Felipe Vidal Santiago

Felipe Vidal Santiago was born in Cuba. He became a Cuban naval officer but went into exile when Fidel Castro gained power in 1959. He lived in South America before moving to Miami where he associated with the Interpen (Intercontinental Penetration Force) group.

Vidal became a close friend of John Martino. He also worked closely with Roy Hargraves and carried out a series of raids on Cuba in the 1960s. This involved a plan to to create a war with Cuba by simulating an attack on Guantanamo Naval Base.

In December 1962, Vidal had a meeting with a lawyer connected to a “Citizen’s Committee to Free Cuba”. He told Vidal about a conversation he had with Henry Cabot Lodge, who had been told by Walt Rostow, that John F. Kennedy was exploring “a plan to open a dialogue with Cuba.”

Vidal was furious about what he considered to be an act of betrayal and immediately told leaders of the anti-Castro community and his CIA contact, Colonel William Bishop. According to Dick Russell, Vidal was also “an information conduit for” General Edwin Walker.

Larry Hancock argues in his book, Someone Would Have Talked, that Vidal traveled to Dallas on several occasions between 31st October and 21st November 1963 in order to raise funds for the anti-Castro exiles. This included meeting Edwin Walker. On his return to Miami he “reportedly stated that Walker had no further interest in Cuban affairs.”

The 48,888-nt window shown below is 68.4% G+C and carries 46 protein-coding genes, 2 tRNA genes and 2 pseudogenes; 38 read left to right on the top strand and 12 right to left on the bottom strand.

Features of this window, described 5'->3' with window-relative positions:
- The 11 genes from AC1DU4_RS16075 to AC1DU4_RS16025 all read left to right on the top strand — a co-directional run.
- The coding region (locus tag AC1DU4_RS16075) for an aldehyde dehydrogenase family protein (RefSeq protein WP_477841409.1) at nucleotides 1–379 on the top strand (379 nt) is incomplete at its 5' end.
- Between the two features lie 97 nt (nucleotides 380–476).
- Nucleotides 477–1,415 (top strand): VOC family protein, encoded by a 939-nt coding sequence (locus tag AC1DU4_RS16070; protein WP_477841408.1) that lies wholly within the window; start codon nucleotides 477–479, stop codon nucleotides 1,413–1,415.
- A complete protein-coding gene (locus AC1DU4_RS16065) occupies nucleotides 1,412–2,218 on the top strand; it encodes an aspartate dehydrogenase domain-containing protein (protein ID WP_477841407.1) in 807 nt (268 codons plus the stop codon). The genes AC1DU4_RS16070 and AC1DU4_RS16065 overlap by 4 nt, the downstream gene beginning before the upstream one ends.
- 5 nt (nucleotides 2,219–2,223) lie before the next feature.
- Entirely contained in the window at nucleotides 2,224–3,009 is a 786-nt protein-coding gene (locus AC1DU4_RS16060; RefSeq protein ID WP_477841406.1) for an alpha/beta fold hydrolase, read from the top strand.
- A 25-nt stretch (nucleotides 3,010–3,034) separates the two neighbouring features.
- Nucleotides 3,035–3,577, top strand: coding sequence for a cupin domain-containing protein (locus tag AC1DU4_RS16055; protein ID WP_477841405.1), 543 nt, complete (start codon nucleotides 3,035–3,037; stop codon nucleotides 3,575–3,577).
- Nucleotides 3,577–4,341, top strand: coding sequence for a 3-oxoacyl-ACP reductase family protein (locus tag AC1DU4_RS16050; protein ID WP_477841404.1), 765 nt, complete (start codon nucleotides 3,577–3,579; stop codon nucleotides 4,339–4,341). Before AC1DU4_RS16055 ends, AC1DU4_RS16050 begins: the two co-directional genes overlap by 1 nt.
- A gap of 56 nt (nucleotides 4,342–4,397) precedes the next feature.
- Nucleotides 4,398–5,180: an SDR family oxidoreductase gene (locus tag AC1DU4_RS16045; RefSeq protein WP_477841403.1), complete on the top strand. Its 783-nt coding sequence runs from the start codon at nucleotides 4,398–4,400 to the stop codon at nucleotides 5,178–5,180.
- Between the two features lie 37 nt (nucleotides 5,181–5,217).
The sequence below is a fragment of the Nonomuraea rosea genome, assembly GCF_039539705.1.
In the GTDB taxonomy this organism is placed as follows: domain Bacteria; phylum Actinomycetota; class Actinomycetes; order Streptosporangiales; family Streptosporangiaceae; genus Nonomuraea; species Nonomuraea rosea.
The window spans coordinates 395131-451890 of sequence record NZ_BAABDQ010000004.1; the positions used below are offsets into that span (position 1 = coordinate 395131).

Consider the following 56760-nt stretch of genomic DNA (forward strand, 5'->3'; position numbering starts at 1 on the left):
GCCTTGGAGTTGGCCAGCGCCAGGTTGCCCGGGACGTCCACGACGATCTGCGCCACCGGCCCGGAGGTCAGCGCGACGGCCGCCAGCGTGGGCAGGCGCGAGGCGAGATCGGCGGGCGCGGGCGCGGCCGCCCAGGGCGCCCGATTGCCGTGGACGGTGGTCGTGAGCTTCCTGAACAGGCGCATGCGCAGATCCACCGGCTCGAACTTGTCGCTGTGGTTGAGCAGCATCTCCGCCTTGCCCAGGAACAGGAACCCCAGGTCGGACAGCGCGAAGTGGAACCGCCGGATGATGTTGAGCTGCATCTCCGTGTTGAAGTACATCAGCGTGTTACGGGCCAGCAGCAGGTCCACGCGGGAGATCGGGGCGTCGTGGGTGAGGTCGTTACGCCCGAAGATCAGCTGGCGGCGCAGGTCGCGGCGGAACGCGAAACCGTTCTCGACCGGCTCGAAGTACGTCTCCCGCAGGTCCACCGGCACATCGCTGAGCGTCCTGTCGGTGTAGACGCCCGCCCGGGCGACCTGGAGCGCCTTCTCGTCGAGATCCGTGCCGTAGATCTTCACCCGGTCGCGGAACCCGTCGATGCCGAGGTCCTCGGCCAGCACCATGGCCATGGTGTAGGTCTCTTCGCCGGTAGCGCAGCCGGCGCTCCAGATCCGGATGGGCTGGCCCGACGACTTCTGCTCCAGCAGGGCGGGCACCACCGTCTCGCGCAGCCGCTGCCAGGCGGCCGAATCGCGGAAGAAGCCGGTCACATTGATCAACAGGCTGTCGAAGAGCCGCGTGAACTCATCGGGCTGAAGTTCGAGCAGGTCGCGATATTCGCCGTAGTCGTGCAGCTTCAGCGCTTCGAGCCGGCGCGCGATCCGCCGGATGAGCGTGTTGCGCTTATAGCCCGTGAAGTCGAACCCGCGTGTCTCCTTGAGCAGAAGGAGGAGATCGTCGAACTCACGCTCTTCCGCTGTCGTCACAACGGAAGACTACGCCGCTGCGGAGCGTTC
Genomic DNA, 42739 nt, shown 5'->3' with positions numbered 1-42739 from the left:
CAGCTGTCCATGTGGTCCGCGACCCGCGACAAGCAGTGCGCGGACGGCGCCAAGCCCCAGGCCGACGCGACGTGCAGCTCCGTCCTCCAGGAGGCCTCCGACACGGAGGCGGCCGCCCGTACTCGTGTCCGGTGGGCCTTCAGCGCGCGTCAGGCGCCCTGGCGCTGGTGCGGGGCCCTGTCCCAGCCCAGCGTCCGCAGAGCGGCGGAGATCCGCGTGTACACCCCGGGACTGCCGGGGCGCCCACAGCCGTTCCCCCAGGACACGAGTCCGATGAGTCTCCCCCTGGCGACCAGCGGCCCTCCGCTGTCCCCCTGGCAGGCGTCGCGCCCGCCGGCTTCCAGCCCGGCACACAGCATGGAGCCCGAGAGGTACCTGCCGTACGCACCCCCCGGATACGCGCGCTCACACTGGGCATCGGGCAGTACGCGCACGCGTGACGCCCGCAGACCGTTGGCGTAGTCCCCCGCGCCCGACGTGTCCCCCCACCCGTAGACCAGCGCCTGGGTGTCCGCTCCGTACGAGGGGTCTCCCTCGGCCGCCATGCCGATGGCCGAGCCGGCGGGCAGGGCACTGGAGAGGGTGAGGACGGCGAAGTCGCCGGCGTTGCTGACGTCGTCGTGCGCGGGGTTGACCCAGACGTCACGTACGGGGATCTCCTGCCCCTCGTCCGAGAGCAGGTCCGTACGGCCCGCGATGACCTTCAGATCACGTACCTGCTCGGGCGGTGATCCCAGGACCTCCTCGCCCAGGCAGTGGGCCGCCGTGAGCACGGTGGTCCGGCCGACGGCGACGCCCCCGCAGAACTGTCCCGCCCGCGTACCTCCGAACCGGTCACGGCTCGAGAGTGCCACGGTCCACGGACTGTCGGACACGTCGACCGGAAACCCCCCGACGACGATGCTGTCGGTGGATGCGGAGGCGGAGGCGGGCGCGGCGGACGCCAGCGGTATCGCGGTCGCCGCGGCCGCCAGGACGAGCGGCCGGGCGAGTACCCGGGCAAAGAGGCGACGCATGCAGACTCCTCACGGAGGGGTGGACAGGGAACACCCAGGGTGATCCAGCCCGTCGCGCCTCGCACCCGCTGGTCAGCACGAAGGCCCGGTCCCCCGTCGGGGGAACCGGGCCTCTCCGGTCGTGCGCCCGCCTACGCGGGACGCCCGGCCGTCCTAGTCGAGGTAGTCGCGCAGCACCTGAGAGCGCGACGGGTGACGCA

However, Gerry Hemming has claimed that Vidal obtained money from H. L. Hunt, who had been largely responsible for funding Walker’s campaign for governor in Texas. Clint Murchison and Gordon McLendon have also been suggested as possible contributors to Vidal’s operation.

Photomontage supplied by James Richards

Dick Russell later interviewed William Bishop who confirmed that he was aware of the plot to kill John F. Kennedy. He claimed the plot included people such as Tony Varona and Roland Masferrer. “By 1963, the Cuban element – see, Kennedy had gone to Miami, to the Orange Bowl down there, and made this statement that the brigade’s flag would fly over Cuba and all this crap. That was a stopgap. The exiles for a time believed him. Then shortly after that, a presidential executive order came out that no military-style incursions into Cuba based from the United States would be tolerated. The end result was complete distrust and dislike for Kennedy and his administration by the Cuban exiles. You take Tony Varona and Rolando Masferrer to name but two – and there were many, many more – when serious talk began to happen about the possibility of assassinating Kennedy.”

Source: Felipe Vidal Santiago